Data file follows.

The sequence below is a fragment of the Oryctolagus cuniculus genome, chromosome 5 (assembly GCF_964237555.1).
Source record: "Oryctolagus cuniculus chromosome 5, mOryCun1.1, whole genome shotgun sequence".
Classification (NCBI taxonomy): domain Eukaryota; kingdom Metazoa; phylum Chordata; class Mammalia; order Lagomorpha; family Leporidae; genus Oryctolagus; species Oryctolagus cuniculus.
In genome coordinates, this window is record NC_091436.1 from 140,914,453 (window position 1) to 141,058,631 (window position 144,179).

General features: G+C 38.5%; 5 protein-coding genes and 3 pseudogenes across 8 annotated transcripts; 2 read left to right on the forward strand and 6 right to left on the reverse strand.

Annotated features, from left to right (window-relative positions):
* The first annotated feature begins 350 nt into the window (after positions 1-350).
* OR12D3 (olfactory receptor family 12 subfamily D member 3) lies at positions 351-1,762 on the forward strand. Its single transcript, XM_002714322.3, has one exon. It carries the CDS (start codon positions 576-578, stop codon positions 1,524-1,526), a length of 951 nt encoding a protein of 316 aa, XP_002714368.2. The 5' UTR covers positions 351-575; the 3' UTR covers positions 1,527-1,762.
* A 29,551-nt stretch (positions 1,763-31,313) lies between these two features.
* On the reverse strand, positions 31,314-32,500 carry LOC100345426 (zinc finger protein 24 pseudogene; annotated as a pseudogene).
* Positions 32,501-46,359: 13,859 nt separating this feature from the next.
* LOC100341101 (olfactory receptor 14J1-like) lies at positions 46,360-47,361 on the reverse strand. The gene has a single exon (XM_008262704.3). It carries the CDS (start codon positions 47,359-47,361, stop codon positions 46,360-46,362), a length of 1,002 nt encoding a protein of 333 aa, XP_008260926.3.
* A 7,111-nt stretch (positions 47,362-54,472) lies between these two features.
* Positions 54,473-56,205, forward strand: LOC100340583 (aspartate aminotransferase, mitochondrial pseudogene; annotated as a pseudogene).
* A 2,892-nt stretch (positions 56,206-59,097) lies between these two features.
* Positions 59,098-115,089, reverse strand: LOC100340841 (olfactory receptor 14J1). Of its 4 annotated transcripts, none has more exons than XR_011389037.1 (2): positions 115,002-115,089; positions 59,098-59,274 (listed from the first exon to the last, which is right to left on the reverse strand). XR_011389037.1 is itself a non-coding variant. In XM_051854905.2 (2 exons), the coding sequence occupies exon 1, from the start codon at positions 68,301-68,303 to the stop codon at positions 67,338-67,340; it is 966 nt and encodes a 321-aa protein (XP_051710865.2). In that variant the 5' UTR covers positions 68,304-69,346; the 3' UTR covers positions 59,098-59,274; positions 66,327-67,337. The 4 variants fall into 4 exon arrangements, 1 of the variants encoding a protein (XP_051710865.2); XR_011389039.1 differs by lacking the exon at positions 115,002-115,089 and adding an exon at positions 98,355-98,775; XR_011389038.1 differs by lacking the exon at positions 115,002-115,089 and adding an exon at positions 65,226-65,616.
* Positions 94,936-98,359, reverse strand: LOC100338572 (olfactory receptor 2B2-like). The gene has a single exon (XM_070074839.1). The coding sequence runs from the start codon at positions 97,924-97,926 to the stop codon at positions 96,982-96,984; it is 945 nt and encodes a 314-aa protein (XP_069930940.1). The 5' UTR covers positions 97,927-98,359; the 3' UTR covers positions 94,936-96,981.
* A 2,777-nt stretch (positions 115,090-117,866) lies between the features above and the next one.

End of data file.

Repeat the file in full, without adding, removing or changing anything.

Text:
The sequence below is a fragment of the Oryctolagus cuniculus genome, chromosome 5 (assembly GCF_964237555.1).
Source record: "Oryctolagus cuniculus chromosome 5, mOryCun1.1, whole genome shotgun sequence".
Classification (NCBI taxonomy): domain Eukaryota; kingdom Metazoa; phylum Chordata; class Mammalia; order Lagomorpha; family Leporidae; genus Oryctolagus; species Oryctolagus cuniculus.
In genome coordinates, this window is record NC_091436.1 from 140,914,453 (window position 1) to 141,058,631 (window position 144,179).

General features: G+C 38.5%; 5 protein-coding genes and 3 pseudogenes across 8 annotated transcripts; 2 read left to right on the forward strand and 6 right to left on the reverse strand.

Annotated features, from left to right (window-relative positions):
* The first annotated feature begins 350 nt into the window (after positions 1-350).
* OR12D3 (olfactory receptor family 12 subfamily D member 3) lies at positions 351-1,762 on the forward strand. Its single transcript, XM_002714322.3, has one exon. It carries the CDS (start codon positions 576-578, stop codon positions 1,524-1,526), a length of 951 nt encoding a protein of 316 aa, XP_002714368.2. The 5' UTR covers positions 351-575; the 3' UTR covers positions 1,527-1,762.
* A 29,551-nt stretch (positions 1,763-31,313) lies between these two features.
* On the reverse strand, positions 31,314-32,500 carry LOC100345426 (zinc finger protein 24 pseudogene; annotated as a pseudogene).
* Positions 32,501-46,359: 13,859 nt separating this feature from the next.
* LOC100341101 (olfactory receptor 14J1-like) lies at positions 46,360-47,361 on the reverse strand. The gene has a single exon (XM_008262704.3). It carries the CDS (start codon positions 47,359-47,361, stop codon positions 46,360-46,362), a length of 1,002 nt encoding a protein of 333 aa, XP_008260926.3.
* A 7,111-nt stretch (positions 47,362-54,472) lies between these two features.
* Positions 54,473-56,205, forward strand: LOC100340583 (aspartate aminotransferase, mitochondrial pseudogene; annotated as a pseudogene).
* A 2,892-nt stretch (positions 56,206-59,097) lies between these two features.
* Positions 59,098-115,089, reverse strand: LOC100340841 (olfactory receptor 14J1). Of its 4 annotated transcripts, none has more exons than XR_011389037.1 (2): positions 115,002-115,089; positions 59,098-59,274 (listed from the first exon to the last, which is right to left on the reverse strand). XR_011389037.1 is itself a non-coding variant. In XM_051854905.2 (2 exons), the coding sequence occupies exon 1, from the start codon at positions 68,301-68,303 to the stop codon at positions 67,338-67,340; it is 966 nt and encodes a 321-aa protein (XP_051710865.2). In that variant the 5' UTR covers positions 68,304-69,346; the 3' UTR covers positions 59,098-59,274; positions 66,327-67,337. The 4 variants fall into 4 exon arrangements, 1 of the variants encoding a protein (XP_051710865.2); XR_011389039.1 differs by lacking the exon at positions 115,002-115,089 and adding an exon at positions 98,355-98,775; XR_011389038.1 differs by lacking the exon at positions 115,002-115,089 and adding an exon at positions 65,226-65,616.
* Positions 94,936-98,359, reverse strand: LOC100338572 (olfactory receptor 2B2-like). The gene has a single exon (XM_070074839.1). The coding sequence runs from the start codon at positions 97,924-97,926 to the stop codon at positions 96,982-96,984; it is 945 nt and encodes a 314-aa protein (XP_069930940.1). The 5' UTR covers positions 97,927-98,359; the 3' UTR covers positions 94,936-96,981.
* A 2,777-nt stretch (positions 115,090-117,866) lies between the features above and the next one.